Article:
Wednesday, February 6, 2008

Mapuche Trip, Day 4

Monday we settled into more of a routine. We got up, had our team devotions, ate breakfast, and then split up to prepare for our ministries of the afternoon. Since I was working with the kids, I went of with the 3 others and we made invitations. This was good for me, because I understand more Spanish and am able to talk more in smaller groups. When everyone gets together they tend to talk faster, so I just basically have to listen and try to follow along. But in groups of 3 or 4 I can do pretty well. So we were able to talk more. One of the things we made was a large paper with a heading for the kids program. They said they liked my handwriting best, so I got to write the heading. Then they wanted to know if I would be able to spell the words as the kids shouted them out later that afternoon. So they gave me a little test. Apparently I passed. This is when I explained that in Spanish, since the words are spelled like how they sound for the most part, it's pretty easy to spell a word even if I don't know what it means. So they decided to try it in reverse, and I gave them words in English (most of them had a little bit of English in school, so they knew a little). I gave them some tricky words, like scene, gnat, and porcupine. We had a good laugh at their attempts at spelling (although they did get scene right). Then I decided to throw them a curve and gave them the supposed longest word in the English dictionary--antidisestablishmentarianism. We really had a good laugh over that one.
Then we went out and did more inviting, and I was walking around with Victor. He actually made me do some of the talking! I was a bit terrified about this (ok, well, nervous). I would practice what to say as we walked around, but then when I got to the people, it would leave my head. My grammar turned awful, my pronunciation grew more and more gringo, and the words wouldn't come. Ugh. It did get slightly better, but I was always relieved when he took over again. The main problem, was then people thought they could talk to me. And I had a really hard time understanding. Case in point--one guy, when he found out I'm American, asked me if I like Bush. I thought he asked me if I liked the bus. Needless to say I was a bit confused about the conversation for awhile until I realized what he really said! Haha.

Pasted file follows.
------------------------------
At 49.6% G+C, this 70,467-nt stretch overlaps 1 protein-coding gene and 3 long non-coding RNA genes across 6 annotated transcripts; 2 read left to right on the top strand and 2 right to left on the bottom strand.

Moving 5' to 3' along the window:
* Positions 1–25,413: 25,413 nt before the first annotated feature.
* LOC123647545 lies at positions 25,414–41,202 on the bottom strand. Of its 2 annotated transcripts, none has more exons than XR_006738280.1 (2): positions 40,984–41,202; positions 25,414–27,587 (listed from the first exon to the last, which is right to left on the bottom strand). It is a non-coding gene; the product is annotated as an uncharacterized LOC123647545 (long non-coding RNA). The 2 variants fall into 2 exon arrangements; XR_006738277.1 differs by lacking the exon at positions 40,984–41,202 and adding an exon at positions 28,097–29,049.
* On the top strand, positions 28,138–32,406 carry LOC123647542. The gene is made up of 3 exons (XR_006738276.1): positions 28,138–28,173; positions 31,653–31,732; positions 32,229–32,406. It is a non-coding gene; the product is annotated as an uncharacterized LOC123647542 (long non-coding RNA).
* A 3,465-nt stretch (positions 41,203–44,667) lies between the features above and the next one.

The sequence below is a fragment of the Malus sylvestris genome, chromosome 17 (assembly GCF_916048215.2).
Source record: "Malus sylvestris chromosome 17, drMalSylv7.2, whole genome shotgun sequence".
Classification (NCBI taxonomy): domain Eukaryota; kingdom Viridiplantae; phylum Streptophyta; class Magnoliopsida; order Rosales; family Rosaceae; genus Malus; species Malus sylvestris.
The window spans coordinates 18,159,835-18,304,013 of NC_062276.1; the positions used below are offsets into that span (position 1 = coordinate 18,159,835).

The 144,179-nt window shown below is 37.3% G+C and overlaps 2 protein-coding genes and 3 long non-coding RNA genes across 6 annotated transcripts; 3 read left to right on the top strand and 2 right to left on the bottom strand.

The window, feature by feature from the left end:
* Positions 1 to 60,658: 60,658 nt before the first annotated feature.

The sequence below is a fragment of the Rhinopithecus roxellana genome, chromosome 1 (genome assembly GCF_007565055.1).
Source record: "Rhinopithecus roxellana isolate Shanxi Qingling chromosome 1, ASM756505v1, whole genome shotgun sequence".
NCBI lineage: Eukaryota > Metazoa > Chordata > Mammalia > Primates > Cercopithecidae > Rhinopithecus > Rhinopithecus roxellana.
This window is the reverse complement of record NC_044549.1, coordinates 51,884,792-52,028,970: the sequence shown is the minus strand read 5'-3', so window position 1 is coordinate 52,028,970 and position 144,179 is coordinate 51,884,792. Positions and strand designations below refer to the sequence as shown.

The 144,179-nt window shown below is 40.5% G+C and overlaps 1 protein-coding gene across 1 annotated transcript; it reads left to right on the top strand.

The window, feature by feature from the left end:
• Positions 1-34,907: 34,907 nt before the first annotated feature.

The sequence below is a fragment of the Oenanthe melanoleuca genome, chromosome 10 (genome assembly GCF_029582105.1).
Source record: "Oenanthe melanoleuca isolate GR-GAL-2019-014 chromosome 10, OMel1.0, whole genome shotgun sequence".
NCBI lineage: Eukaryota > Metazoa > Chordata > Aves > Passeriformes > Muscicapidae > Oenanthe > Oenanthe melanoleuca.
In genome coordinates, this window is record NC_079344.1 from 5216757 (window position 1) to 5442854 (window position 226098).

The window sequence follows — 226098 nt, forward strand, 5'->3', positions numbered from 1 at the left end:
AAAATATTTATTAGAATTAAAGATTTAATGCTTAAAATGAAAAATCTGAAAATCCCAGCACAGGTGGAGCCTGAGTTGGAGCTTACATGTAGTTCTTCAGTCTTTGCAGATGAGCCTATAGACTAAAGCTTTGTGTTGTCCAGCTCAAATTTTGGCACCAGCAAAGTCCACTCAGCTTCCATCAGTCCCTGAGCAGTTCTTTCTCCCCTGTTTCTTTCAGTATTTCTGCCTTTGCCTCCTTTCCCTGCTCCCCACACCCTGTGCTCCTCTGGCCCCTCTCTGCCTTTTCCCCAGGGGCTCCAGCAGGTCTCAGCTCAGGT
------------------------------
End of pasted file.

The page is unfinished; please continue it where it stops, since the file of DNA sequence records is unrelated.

Then we had another afternoon of meetings, and there were a lot more kids this time (25 as opposed to 7 the day before). They were really into it, and it was pretty fun! Some of the kids loved that I spoke English. I definitely had the feeling that at least one person was staring at me at all times. :o)
Then we cleaned up, ate dinner, and then headed back to the church. The next day we were going to be showing the Chronicles of Narnia as a witnessing opportunity. So we set up the projector and tested it out by watching a movie ourselves. We watched Ice Age, in Spanish, and didn't start it until 10 or 10:30, so I was already pretty tired. Needless to say, I didn't understand much! I finally got to bed around 12:30 and fell right asleep!
Ok, I'm going to share a couple of random thoughts, things that happened throughout the week.
First, there were wild animals everywhere. And they ranged from horses to chickens to pigs to sheep to goats to cows! I could hardly keep myself from laughing one morning during team devotions when a small herd of cows sauntered past in single file! A couple of times the animals
were blocking our way in the roads and we had to try to scare them off. It was definitely entertaining!
The other thing I'd like to share at this time is what our eating situation was like. Chileans tend to have their big meal for lunch, and most days that's what we did as well. (There were a few days that we didn't go back home for lunch, so we just packed a lunch of sandwiches, fruit, and yoghurt.) Our breakfast consisted of tea/coffee and freshly baked bread with an assortment of toppings--jam, avocado, manjar (dulce de leche, basically), and sometimes eggs. That's it. Then lunch would be a HUGE helping of a carb--pasta, potatoes, or rice--a little bit of some kind of meat and maybe an egg, and a variety of salads. Their salads here tend to be one veggie at a time. So there was a bowl of lettuce, a bowl of tomatoes, and a bowl of cucumbers, usually. And they all had a similar, typical Chilean dressing--a combination of oil, lemon, salt, and cilantro. Then we'd have "dinner", which they call "once" (pronounced OHN-say). This literally means eleven, but they also use it to refer to a small, light meal. In the city it can consist of sandwiches, cookies, snacks, and coffee/tea. On the trip, the term referred to a meal that was identical to our breakfast, just with the addition of tomatoes. Needless to say, there was a lot of bread that week. I think I ate more bread that week than I did the entire year of 2007. I mean, I can't say for sure, but it certainly did seem that way!
Ok, that's it for day four! Thanks for sticking with me!

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